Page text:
Work through the steps using documentation from time and attendance, the HR handbook, and of course any previous performance documentation.  Then sit him down and figure out why he’s been late and get him to fix it.  Rather than trying a bunch of solutions to motivate John, be sure to go through this methodically.

Our organizational value is quantified by how well we solve or prevent problems.  Try these four steps next time you get challenged by a problem.

 

 

Is the World Ready for Your Big Idea?

bbbLately I’ve been watching a unique cooking show on the Cooking Channel called Big Bad BBQ Brawl.  It involves two brothers, Shannon and Big Rich Ambrosio who own a successful BBQ food truck in Brooklyn, New York, traveling the country competing with local chefs in a fun competition.

On a recent episode, the Ambrosio brothers entered a full BBQ competition in Florida.  This meant that they competed against real Pitmasters in three types of meat: brisket, ribs, and chicken.  Wanting to dazzle the judges who were used to traditional sweet southern flavors, they opted for Italian style brisket, Vietnamese-flavored ribs, and non-traditional chicken.

They didn’t place in any category.  And they were very disappointed.

Here’s the lesson:  While the food was good, the Florida judges weren’t ready for it.  A good idea at the wrong place at the wrong time.

We’ve probably experienced that too haven’t we?  We have a great plan in our heads for a new process and the boss shoots it down.  We come up with a new product or service we KNOW our customers will love and they simply blow it off.  We try to impress our partner or spouse with a new restaurant or gift and they don’t react the way we hoped they would.

In ALL cases, we approach the idea from OUR point of view rather than from that of our intended audience.

I know, it’s that Golden Rule thing:  Do unto others and YOU would have done unto YOU.  Unfortunately, most people don’t really care what YOU want done unto you, they simply want what they want done unto THEM.

If that’s the case, maybe we should approach anything new with a little market research or at a minimum, careful observation.  And innovation, while very cool, is a risky business.  The world might not be ready for what you have right now.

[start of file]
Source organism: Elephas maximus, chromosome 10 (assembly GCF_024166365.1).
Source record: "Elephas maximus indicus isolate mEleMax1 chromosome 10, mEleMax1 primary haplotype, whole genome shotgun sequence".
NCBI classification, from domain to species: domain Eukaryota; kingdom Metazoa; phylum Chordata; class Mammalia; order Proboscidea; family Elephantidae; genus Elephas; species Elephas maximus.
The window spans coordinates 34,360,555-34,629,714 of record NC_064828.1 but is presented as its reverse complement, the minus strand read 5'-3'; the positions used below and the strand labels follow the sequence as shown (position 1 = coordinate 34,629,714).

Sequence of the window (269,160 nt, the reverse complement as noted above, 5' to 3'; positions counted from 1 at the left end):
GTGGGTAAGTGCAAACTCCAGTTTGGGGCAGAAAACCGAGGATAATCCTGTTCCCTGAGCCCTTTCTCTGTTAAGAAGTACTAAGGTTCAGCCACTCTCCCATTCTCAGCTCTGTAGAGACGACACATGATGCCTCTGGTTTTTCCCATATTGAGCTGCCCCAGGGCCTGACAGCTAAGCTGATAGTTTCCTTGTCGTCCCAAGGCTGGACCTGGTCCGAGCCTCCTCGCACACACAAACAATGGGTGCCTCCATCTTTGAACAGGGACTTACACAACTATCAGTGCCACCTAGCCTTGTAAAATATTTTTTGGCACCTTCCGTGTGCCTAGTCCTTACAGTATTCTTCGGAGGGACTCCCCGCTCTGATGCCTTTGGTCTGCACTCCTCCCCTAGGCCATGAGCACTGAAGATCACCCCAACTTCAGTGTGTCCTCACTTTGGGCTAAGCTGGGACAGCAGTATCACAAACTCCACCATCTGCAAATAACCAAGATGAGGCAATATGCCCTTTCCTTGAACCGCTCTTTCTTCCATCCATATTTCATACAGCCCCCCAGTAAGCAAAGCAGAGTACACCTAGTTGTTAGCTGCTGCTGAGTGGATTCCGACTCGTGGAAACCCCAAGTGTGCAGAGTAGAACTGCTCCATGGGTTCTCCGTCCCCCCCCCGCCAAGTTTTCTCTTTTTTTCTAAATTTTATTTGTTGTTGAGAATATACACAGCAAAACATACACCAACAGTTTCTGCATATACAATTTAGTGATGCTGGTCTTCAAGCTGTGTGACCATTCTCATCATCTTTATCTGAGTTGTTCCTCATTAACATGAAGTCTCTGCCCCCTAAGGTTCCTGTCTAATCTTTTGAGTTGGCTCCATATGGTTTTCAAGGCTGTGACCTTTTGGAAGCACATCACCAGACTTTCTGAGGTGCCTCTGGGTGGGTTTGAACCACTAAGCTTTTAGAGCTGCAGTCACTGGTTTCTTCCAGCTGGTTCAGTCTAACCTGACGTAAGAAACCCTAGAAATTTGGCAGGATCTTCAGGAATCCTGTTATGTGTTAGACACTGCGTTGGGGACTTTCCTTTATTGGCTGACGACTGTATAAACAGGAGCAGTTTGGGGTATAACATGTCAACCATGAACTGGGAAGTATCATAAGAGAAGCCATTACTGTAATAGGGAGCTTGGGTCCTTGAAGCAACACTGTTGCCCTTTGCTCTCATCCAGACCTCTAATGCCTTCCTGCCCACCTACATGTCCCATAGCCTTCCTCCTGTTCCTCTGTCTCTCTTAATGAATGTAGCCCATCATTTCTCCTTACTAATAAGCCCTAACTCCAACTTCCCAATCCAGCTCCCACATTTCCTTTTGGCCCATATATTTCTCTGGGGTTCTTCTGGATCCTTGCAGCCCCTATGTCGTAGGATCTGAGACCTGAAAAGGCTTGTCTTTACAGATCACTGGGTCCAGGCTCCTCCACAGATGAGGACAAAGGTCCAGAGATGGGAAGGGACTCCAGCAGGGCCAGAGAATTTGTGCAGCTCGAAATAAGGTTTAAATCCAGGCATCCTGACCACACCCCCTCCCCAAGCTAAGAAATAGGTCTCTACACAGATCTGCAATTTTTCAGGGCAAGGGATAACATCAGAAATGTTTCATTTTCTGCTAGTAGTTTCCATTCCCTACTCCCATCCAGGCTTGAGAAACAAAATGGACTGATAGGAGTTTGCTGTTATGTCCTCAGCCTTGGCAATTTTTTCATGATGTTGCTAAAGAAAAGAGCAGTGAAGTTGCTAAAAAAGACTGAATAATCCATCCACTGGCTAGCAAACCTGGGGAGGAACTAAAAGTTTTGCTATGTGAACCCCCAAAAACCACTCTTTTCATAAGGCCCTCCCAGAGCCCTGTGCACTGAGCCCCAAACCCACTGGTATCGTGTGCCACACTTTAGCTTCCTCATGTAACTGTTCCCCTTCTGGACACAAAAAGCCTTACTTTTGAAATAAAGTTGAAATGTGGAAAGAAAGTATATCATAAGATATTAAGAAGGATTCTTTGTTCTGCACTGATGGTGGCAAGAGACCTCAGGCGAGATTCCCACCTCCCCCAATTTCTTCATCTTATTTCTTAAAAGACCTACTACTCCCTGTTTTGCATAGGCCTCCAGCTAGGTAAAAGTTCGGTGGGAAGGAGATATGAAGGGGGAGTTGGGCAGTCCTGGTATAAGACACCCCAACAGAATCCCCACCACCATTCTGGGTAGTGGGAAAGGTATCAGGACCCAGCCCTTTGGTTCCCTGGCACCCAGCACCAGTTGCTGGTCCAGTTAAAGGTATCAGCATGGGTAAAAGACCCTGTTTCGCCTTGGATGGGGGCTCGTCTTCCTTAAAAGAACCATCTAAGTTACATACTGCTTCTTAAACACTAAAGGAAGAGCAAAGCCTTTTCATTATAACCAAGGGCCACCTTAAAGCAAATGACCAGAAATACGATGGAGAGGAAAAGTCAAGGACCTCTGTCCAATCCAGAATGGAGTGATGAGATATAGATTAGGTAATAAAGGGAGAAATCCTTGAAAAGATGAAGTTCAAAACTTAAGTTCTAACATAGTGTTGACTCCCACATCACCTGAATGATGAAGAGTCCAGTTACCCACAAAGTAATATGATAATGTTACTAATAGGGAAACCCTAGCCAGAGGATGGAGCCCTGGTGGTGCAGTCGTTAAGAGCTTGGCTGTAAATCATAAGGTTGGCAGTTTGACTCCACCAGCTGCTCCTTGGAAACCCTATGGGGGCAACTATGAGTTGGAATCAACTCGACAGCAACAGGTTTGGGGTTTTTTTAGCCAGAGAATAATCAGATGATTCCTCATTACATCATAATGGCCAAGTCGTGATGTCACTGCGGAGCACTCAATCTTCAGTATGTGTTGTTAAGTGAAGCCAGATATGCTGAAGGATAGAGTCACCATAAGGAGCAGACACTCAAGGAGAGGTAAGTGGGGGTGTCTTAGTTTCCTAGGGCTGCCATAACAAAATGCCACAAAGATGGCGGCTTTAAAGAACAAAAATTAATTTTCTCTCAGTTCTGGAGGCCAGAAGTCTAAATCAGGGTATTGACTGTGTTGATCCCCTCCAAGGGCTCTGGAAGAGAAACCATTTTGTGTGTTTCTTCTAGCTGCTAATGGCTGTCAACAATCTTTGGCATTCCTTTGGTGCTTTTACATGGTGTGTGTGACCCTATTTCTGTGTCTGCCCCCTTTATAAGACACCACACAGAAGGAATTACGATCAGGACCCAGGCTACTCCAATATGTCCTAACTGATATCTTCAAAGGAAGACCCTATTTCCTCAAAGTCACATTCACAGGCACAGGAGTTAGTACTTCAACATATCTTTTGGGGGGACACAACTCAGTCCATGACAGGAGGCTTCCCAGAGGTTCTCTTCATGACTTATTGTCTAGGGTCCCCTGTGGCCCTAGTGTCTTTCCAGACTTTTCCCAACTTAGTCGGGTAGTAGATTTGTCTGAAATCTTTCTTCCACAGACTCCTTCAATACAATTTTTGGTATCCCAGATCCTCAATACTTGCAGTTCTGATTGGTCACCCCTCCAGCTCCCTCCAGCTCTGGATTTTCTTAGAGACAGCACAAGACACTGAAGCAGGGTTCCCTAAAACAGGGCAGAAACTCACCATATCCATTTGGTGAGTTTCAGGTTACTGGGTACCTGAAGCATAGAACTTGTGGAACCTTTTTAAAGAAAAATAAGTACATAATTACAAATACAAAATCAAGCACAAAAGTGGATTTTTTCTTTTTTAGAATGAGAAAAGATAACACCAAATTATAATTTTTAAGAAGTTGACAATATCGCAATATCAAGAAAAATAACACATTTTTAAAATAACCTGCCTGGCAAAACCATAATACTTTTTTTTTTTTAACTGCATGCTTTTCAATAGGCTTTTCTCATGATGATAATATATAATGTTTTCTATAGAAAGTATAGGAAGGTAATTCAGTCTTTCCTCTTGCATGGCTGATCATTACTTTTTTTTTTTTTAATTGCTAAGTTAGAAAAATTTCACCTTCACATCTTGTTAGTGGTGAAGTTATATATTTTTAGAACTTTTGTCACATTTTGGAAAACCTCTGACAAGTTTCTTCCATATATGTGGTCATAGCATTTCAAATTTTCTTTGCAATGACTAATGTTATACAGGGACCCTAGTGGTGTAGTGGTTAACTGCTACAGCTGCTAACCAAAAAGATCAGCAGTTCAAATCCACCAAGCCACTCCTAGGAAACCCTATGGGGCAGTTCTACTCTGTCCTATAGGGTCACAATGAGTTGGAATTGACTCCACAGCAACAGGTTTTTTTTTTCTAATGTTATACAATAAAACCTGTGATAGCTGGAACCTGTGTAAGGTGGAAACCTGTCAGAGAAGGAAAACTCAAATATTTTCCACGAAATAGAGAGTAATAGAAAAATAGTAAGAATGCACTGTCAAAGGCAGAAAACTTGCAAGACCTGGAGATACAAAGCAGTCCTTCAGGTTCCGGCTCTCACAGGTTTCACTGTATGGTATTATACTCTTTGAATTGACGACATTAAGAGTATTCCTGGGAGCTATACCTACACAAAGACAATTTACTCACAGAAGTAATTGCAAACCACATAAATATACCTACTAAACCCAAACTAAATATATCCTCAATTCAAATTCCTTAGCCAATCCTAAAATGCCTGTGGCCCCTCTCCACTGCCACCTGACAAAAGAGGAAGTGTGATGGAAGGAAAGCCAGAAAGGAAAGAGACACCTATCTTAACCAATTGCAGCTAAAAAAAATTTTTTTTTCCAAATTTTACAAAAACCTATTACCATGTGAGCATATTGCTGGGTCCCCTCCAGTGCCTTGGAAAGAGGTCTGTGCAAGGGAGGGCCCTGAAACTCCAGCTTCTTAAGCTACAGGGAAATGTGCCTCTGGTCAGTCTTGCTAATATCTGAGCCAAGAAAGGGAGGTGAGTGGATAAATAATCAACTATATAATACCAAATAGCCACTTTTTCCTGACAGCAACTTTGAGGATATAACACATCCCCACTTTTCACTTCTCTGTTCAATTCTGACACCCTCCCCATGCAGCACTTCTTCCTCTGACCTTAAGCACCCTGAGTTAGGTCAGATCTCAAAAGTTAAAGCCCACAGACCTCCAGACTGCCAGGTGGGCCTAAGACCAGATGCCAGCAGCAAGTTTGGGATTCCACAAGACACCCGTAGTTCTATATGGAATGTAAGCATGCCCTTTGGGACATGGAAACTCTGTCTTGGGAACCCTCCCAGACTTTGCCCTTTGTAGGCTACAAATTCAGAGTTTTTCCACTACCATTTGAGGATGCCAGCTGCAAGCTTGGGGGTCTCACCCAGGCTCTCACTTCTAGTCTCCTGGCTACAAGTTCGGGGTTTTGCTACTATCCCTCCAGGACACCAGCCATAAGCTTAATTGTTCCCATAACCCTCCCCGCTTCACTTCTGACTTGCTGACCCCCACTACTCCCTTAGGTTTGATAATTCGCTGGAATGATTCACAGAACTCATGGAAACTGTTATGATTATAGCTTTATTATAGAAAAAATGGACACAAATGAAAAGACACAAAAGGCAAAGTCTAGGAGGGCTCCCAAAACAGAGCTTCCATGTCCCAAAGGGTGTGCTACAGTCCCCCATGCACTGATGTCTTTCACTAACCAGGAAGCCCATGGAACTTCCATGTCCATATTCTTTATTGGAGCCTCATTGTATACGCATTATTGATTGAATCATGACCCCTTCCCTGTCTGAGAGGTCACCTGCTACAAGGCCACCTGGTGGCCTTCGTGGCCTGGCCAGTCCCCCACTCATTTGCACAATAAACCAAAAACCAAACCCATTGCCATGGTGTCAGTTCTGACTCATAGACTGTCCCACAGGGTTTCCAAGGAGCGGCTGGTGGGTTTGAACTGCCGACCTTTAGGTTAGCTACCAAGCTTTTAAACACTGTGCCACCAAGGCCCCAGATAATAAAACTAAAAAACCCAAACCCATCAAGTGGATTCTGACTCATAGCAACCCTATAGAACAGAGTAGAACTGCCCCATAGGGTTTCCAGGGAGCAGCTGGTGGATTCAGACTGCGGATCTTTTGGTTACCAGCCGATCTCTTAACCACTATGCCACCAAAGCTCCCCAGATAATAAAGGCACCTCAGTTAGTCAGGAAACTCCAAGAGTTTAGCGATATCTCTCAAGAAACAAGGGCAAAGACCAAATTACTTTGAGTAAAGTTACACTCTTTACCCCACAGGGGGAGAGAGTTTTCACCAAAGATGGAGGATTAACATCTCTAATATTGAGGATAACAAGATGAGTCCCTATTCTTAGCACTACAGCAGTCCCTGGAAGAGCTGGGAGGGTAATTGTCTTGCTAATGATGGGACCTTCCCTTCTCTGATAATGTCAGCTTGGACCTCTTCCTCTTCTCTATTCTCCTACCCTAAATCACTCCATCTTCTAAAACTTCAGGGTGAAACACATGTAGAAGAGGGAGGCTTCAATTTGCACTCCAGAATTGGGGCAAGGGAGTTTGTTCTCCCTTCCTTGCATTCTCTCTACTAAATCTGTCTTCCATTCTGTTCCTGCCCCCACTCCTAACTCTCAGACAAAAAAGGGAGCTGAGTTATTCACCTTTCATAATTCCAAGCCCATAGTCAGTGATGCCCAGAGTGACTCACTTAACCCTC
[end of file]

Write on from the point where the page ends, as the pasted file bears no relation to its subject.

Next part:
It takes patience and lots of careful research.

So this week, before you unleash your new idea on the world or even your relationship, ask the following questions:

  1. Is there a need for this right now?
  1. Is there a need for this EVER?
  1. Do I think it’s a great idea without even testing it?
  1. What will I do if the idea is rejected?

I don’t intend to discourage you.  Just wanting you to maximize success!

Are You Aware of Your Bias?

Unconscious BiasAre you biased?  If you say no, you’re just not human.  If you’re reading this, trust me, you’re human.

Recently I put together a short seminar on dealing with unconscious bias.  In researching the topic, I found some interesting information.

First, we are all biased.  It simply means we tend to sort out information and give preference to one piece of data to solve a particular problem.  Also, we as human beings sort out data as we see it.  For example, when we enter a room, the first thing we do is scan up and down and side to side.  Then we notice people.  The first thing we notice is their skin color followed quickly by their gender.  Up to this point, there are no problems.

Unfortunately, when it comes to that sorting and bias, if we’re not careful we can start giving preference unfairly when we’re not aware of our thinking process.  That’s where the conscious bias (what we’re aware of) can be influenced by our unconscious bias (what’s inside us and often has free run of our brains without ever being questioned).

My first wife hated fish.  She had the privilege of visiting some amazing places like Hawaii and Australia and had access to some of the best fish on the planet.  As long as I knew her, I never saw her take a bite of fish, and yet she always told me how much she hated fish.  Our daughter grew up hating fish.  She never took a bite of fish (as far as I could remember).  When she was in her early 20’s, she moved in with us for a couple of years.  I convinced her to try fish.  She loved it.  Her fiancé (and now husband) cooked lots of fish and she ate it.  She even ate calamari, not just the cylinder-shaped ones but the ones with all the tentacles.  An unconscious bias against fish (from her mom) led to a conscious one (from her) until it was challenged and overcome (by me and Chris).